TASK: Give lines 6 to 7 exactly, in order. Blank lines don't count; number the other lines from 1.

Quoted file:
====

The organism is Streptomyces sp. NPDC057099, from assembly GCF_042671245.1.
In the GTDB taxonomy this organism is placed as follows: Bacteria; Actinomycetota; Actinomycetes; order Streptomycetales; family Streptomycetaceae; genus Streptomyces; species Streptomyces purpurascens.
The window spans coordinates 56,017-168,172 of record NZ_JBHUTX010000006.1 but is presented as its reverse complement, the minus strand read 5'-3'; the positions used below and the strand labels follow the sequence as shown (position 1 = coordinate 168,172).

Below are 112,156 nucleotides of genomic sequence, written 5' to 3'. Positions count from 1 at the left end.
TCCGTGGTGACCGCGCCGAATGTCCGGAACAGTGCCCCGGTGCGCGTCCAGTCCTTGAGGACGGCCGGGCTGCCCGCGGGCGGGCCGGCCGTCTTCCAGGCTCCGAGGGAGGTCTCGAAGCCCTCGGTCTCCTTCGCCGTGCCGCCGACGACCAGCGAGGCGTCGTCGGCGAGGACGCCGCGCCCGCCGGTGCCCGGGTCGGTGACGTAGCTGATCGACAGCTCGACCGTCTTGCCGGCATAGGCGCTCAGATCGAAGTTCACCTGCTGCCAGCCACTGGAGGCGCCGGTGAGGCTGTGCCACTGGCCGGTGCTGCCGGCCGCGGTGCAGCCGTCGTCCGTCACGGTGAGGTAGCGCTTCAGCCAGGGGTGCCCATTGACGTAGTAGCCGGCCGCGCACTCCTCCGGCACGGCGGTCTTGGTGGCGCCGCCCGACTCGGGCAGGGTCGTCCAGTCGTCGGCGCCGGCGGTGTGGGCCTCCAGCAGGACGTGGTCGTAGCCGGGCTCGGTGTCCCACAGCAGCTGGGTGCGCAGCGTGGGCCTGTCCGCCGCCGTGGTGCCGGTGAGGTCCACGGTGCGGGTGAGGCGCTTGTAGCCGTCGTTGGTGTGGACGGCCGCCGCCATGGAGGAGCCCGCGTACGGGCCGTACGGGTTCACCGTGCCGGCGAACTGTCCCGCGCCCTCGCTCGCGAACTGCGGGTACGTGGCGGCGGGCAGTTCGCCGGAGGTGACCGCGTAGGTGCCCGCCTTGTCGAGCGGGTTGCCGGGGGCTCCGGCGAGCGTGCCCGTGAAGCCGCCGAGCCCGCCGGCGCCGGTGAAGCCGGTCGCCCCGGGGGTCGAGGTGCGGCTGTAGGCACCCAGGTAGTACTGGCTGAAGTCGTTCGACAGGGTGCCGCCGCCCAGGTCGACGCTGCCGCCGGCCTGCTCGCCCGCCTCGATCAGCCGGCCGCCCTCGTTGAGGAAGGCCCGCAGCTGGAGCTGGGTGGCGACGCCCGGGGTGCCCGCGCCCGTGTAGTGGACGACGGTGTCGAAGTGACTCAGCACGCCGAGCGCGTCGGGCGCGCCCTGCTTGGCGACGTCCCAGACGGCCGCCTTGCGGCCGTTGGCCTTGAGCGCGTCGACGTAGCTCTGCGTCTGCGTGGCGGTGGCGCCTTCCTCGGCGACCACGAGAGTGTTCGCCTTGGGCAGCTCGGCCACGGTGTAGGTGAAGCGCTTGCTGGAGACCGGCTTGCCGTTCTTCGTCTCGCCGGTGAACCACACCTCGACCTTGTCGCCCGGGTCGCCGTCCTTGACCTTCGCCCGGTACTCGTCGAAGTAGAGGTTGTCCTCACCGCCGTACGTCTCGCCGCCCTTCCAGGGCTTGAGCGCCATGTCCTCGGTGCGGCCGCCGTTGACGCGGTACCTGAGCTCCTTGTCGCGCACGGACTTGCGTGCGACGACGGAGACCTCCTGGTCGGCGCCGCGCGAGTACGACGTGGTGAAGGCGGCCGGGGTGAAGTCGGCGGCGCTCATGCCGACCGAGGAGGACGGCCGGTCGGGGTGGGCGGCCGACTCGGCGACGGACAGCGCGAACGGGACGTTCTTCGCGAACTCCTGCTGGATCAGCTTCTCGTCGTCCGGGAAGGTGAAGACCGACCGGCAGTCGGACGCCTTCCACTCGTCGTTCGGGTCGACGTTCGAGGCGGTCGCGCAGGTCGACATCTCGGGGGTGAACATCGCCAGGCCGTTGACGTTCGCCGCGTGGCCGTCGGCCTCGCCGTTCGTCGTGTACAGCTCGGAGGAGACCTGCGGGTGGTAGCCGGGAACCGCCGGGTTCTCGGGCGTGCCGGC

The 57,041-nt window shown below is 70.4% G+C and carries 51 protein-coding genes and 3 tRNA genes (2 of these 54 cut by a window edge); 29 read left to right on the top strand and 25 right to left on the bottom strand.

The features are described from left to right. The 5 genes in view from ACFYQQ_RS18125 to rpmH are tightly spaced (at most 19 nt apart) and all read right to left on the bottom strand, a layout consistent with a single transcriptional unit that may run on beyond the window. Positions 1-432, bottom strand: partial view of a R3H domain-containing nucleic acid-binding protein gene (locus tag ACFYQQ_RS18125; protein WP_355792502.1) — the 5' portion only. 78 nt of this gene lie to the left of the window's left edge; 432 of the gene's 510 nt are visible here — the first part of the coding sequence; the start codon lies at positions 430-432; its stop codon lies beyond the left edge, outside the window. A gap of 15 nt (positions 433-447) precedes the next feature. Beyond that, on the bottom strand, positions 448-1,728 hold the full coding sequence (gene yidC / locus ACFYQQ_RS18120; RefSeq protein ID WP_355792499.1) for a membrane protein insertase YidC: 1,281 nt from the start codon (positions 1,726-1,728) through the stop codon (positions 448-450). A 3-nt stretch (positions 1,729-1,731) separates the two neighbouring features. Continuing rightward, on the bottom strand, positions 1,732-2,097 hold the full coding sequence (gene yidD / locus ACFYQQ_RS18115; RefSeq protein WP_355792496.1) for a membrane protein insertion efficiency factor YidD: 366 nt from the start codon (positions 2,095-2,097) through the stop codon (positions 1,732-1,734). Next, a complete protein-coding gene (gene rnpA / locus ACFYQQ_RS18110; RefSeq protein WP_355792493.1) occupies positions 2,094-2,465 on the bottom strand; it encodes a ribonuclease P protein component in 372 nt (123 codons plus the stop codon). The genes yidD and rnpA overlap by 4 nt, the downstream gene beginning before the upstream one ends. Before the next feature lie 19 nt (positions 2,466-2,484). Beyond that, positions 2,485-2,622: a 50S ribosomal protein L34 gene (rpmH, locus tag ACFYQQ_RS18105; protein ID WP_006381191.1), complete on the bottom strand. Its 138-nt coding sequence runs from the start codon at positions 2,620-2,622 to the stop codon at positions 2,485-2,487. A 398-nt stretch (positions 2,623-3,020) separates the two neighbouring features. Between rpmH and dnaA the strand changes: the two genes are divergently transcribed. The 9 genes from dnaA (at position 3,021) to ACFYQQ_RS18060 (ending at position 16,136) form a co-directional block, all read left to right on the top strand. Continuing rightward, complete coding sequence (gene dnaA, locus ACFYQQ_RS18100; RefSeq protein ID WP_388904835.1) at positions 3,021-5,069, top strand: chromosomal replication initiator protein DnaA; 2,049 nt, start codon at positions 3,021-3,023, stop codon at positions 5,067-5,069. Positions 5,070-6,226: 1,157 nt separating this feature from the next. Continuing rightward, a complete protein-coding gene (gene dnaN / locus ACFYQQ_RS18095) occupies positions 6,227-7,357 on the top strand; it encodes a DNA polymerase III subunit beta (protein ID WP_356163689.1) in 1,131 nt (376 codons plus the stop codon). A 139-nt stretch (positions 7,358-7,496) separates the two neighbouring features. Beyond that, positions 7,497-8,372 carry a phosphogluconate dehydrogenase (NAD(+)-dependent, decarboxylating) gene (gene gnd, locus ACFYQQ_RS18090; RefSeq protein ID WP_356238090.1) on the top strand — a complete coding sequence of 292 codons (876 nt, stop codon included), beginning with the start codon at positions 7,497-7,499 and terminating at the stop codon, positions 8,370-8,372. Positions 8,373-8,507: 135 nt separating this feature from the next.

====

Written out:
The 57,041-nt window shown below is 70.4% G+C and carries 51 protein-coding genes and 3 tRNA genes (2 of these 54 cut by a window edge); 29 read left to right on the top strand and 25 right to left on the bottom strand.

The features are described from left to right. The 5 genes in view from ACFYQQ_RS18125 to rpmH are tightly spaced (at most 19 nt apart) and all read right to left on the bottom strand, a layout consistent with a single transcriptional unit that may run on beyond the window. Positions 1-432, bottom strand: partial view of a R3H domain-containing nucleic acid-binding protein gene (locus tag ACFYQQ_RS18125; protein WP_355792502.1) — the 5' portion only. 78 nt of this gene lie to the left of the window's left edge; 432 of the gene's 510 nt are visible here — the first part of the coding sequence; the start codon lies at positions 430-432; its stop codon lies beyond the left edge, outside the window. A gap of 15 nt (positions 433-447) precedes the next feature. Beyond that, on the bottom strand, positions 448-1,728 hold the full coding sequence (gene yidC / locus ACFYQQ_RS18120; RefSeq protein ID WP_355792499.1) for a membrane protein insertase YidC: 1,281 nt from the start codon (positions 1,726-1,728) through the stop codon (positions 448-450). A 3-nt stretch (positions 1,729-1,731) separates the two neighbouring features. Continuing rightward, on the bottom strand, positions 1,732-2,097 hold the full coding sequence (gene yidD / locus ACFYQQ_RS18115; RefSeq protein WP_355792496.1) for a membrane protein insertion efficiency factor YidD: 366 nt from the start codon (positions 2,095-2,097) through the stop codon (positions 1,732-1,734). Next, a complete protein-coding gene (gene rnpA / locus ACFYQQ_RS18110; RefSeq protein WP_355792493.1) occupies positions 2,094-2,465 on the bottom strand; it encodes a ribonuclease P protein component in 372 nt (123 codons plus the stop codon). The genes yidD and rnpA overlap by 4 nt, the downstream gene beginning before the upstream one ends. Before the next feature lie 19 nt (positions 2,466-2,484). Beyond that, positions 2,485-2,622: a 50S ribosomal protein L34 gene (rpmH, locus tag ACFYQQ_RS18105; protein ID WP_006381191.1), complete on the bottom strand. Its 138-nt coding sequence runs from the start codon at positions 2,620-2,622 to the stop codon at positions 2,485-2,487. A 398-nt stretch (positions 2,623-3,020) separates the two neighbouring features. Between rpmH and dnaA the strand changes: the two genes are divergently transcribed. The 9 genes from dnaA (at position 3,021) to ACFYQQ_RS18060 (ending at position 16,136) form a co-directional block, all read left to right on the top strand. Continuing rightward, complete coding sequence (gene dnaA, locus ACFYQQ_RS18100; RefSeq protein ID WP_388904835.1) at positions 3,021-5,069, top strand: chromosomal replication initiator protein DnaA; 2,049 nt, start codon at positions 3,021-3,023, stop codon at positions 5,067-5,069. Positions 5,070-6,226: 1,157 nt separating this feature from the next. Continuing rightward, a complete protein-coding gene (gene dnaN / locus ACFYQQ_RS18095) occupies positions 6,227-7,357 on the top strand; it encodes a DNA polymerase III subunit beta (protein ID WP_356163689.1) in 1,131 nt (376 codons plus the stop codon). A 139-nt stretch (positions 7,358-7,496) separates the two neighbouring features. Beyond that, positions 7,497-8,372 carry a phosphogluconate dehydrogenase (NAD(+)-dependent, decarboxylating) gene (gene gnd, locus ACFYQQ_RS18090; RefSeq protein ID WP_356238090.1) on the top strand — a complete coding sequence of 292 codons (876 nt, stop codon included), beginning with the start codon at positions 7,497-7,499 and terminating at the stop codon, positions 8,370-8,372. Positions 8,373-8,507: 135 nt separating this feature from the next.